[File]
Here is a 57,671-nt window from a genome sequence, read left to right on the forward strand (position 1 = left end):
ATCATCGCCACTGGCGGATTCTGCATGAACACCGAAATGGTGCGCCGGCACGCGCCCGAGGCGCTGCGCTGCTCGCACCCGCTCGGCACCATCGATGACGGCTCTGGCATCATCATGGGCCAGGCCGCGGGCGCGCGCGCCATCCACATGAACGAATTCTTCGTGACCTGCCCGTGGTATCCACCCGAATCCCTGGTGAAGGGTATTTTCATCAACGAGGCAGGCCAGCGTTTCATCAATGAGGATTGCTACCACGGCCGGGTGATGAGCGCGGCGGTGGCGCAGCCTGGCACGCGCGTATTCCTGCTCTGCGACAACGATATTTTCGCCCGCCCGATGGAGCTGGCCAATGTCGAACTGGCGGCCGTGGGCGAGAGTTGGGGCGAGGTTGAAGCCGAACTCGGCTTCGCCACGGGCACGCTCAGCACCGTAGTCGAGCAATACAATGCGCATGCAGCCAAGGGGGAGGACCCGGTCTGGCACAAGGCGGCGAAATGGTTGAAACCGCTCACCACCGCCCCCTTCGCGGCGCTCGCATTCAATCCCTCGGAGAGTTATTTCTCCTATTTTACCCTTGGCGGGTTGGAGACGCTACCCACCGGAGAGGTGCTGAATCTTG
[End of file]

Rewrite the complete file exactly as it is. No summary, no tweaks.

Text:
Here is a 57,671-nt window from a genome sequence, read left to right on the forward strand (position 1 = left end):
ATCATCGCCACTGGCGGATTCTGCATGAACACCGAAATGGTGCGCCGGCACGCGCCCGAGGCGCTGCGCTGCTCGCACCCGCTCGGCACCATCGATGACGGCTCTGGCATCATCATGGGCCAGGCCGCGGGCGCGCGCGCCATCCACATGAACGAATTCTTCGTGACCTGCCCGTGGTATCCACCCGAATCCCTGGTGAAGGGTATTTTCATCAACGAGGCAGGCCAGCGTTTCATCAATGAGGATTGCTACCACGGCCGGGTGATGAGCGCGGCGGTGGCGCAGCCTGGCACGCGCGTATTCCTGCTCTGCGACAACGATATTTTCGCCCGCCCGATGGAGCTGGCCAATGTCGAACTGGCGGCCGTGGGCGAGAGTTGGGGCGAGGTTGAAGCCGAACTCGGCTTCGCCACGGGCACGCTCAGCACCGTAGTCGAGCAATACAATGCGCATGCAGCCAAGGGGGAGGACCCGGTCTGGCACAAGGCGGCGAAATGGTTGAAACCGCTCACCACCGCCCCCTTCGCGGCGCTCGCATTCAATCCCTCGGAGAGTTATTTCTCCTATTTTACCCTTGGCGGGTTGGAGACGCTACCCACCGGAGAGGTGCTGAATCTTG